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Does your toddler always seem like they’ve got a cold, with red eyes, runny noses and the occasional sneeze? If the answer is yes then congratulations! You have a perfectly normal toddler.
Outside of the lockdowns, toddlers love to get around and touch and taste everything they see – it’s a part of growing up and learning. If they regularly go to places like soft play, toddler groups or even a nursery/pre-school then they will catch their fair share of colds and other bugs along the way. It’s almost unavoidable but it does help them build their immune system in time.
But are you often wondering why your toddler seems to always have a runny nose and you want to learn if it really is something normal or if it’s something else?
Causes for toddler runny nose
The most common cause for a toddler to have a runny nose are upper respiratory tract infections (posh word for a cold) and/or allergic reaction in the lining of the nose (rhinitis). They can happen at the same time which can make a diagnosis hard but in general, are fairly harmless and will go away on their own with little to no treatment.
Colds cause a runny nose and toddlers will go through colds an awful lot during their early years. This is because of their immature immune system which can’t fight off the infection as well as an adult can. A cold is a mild illness but one that’s easy to catch as it tends to not be severe enough to keep people indoors or out of work. If you and your toddler frequent places like toddler groups, soft plays and nurseries then they will inevitably get colds often.
There’s not much you can to avoid getting these colds but it is not recommended to avoid these places altogether as social interaction and communities bring an overwhelming amount of positives which far outweigh the inconvenience of the sniffles. Feel free to have a day off with your toddler but don’t restrict their social activity for the sake of not catching a cold.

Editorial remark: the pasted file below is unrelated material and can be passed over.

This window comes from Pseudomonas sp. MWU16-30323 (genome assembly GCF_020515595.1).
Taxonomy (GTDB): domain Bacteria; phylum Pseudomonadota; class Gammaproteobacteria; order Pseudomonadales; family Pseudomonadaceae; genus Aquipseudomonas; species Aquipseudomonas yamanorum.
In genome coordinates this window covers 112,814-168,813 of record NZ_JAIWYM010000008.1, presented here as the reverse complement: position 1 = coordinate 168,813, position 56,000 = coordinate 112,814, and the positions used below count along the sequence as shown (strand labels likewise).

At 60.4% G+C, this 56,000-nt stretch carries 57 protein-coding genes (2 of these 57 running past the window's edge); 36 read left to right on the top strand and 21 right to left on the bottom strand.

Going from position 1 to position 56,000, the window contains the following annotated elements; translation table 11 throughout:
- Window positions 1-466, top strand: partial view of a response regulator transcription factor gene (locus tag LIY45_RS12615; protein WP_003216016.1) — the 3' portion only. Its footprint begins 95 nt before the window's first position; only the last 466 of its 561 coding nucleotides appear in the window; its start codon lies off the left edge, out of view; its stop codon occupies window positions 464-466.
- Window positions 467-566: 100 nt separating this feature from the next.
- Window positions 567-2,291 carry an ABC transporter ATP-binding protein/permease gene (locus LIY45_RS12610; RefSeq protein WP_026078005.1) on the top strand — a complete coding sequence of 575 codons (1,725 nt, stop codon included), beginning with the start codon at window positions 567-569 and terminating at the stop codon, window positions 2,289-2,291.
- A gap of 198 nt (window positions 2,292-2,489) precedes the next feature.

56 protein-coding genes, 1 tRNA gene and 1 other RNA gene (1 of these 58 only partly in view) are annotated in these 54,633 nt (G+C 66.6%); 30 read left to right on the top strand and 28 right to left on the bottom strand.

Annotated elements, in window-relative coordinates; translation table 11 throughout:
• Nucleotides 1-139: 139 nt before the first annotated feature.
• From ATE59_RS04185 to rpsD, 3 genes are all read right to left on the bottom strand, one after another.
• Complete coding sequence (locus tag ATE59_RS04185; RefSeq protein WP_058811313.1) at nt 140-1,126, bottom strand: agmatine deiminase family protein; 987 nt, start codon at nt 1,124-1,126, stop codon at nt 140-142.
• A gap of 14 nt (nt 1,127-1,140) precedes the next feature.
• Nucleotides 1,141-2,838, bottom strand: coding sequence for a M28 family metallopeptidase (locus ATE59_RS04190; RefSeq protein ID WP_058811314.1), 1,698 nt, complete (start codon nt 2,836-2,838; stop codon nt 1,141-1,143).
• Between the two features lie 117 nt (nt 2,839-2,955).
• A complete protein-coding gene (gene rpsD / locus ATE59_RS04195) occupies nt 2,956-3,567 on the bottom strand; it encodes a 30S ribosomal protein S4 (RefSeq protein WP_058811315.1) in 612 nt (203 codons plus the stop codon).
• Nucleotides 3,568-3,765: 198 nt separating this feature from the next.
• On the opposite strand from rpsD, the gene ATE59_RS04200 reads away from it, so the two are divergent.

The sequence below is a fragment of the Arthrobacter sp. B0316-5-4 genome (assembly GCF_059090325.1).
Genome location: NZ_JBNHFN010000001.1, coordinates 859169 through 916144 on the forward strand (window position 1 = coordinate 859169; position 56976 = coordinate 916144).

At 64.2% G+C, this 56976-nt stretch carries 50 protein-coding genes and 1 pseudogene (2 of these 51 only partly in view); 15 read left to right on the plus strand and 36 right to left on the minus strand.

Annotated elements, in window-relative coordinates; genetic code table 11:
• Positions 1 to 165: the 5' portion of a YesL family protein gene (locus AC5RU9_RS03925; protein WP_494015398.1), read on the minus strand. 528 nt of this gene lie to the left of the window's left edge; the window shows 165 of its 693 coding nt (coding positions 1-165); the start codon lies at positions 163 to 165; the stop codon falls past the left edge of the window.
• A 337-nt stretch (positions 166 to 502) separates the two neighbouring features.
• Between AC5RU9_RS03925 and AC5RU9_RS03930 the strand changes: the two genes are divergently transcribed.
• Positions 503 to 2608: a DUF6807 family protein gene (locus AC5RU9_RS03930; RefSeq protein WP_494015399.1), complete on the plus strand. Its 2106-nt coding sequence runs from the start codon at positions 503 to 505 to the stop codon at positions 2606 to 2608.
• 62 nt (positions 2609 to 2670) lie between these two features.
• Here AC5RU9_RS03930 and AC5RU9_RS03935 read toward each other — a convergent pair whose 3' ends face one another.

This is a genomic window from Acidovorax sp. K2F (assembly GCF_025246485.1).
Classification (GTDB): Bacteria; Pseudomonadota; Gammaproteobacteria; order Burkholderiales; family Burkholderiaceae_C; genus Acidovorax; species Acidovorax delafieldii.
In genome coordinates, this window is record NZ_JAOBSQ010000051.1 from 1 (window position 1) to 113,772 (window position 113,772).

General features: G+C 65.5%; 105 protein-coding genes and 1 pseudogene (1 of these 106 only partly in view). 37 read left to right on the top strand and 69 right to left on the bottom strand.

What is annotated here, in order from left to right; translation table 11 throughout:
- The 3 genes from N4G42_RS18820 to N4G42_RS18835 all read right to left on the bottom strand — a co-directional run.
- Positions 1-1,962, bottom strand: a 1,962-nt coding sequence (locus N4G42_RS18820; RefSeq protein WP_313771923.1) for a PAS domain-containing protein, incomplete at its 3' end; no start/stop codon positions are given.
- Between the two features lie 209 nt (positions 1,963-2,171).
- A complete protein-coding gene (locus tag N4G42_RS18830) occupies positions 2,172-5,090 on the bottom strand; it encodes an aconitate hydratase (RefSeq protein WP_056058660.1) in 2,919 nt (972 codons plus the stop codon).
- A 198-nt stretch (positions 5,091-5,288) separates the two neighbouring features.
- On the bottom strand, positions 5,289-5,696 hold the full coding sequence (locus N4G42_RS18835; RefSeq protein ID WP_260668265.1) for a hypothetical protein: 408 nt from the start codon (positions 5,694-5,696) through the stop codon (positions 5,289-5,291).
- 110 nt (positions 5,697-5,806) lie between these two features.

In the long term, catching colds over and over again will slow down as their immune system builds up and they stop being so touchy-feely with everything.
Before the coronavirus came and turned the world upside down, our toddler seemed to have a cold every single week. When the lockdowns came in and his favourite toddler groups ended and soft play centres stopped he has gone almost a year without a runny nose.
Some young children may get their runny noses from an allergen such as dust, mould, pollen and skin particles. If this sounds like a pet allergy or hayfever to you then you’d be right, allergic rhinitis is just a posh word to describe this group of allergies. Having an allergy causes runny noses in toddlers as well as red itchy eyes and perhaps skin itchiness. If you notice the runny noses are more apparent in the spring and summer then it’s good practice to keep them away from places with a high pollen count, away from pets and always ensure the home is clean and free of dust.
An allergic reaction is a lot more uncomfortable than cold so making sure they get plenty of rest and speak with your paediatrician about any medications which can ease the symptoms. Always give them plenty of water to drink as the body uses an awful lot to combat the symptoms.
How can I stop my toddler’s runny nose?
You can’t stop a runny nose just like that because it’s the body’s natural response to stop more germs, allergens and bacteria to get inside the body. However, you can help them feel a lot better by showing them and helping them to blow their nose regularly to clear the build-up of mucus and help them breathe a little better.
What causes a constant runny nose?
The two biggest causes of a runny nose are an upper respiratory tract infection or an allergy. They can both happen at the same time and largely harmless as long as you get plenty of rest and drink plenty of fluids. Staying away from public places and places with a high pollen count can avoid getting them in the first place as long as it doesn’t take away from your toddler’s much needed social interaction.
Why does my toddler always have a cold?
Toddlers are very touchy-feely, unhygienic and very sociable with an immature immune system. This means they get out and about a lot, touch dirty surfaces and don’t clean themselves making them easy targets for cold viruses. This in turn with an immature immune system means they will catch colds a lot. It’s perfectly normal to get colds often at that age but parents can help reduce the risk by reducing their contact with objects and children who are unwell and by cleaning their hands for them.
How long should a runny nose last in a toddler?
A runny nose should last between a couple of days and a week. For allergen caused runny noses it could be longer if it is not managed and they are continuously exposed to allergens such as pollen, dust and mould.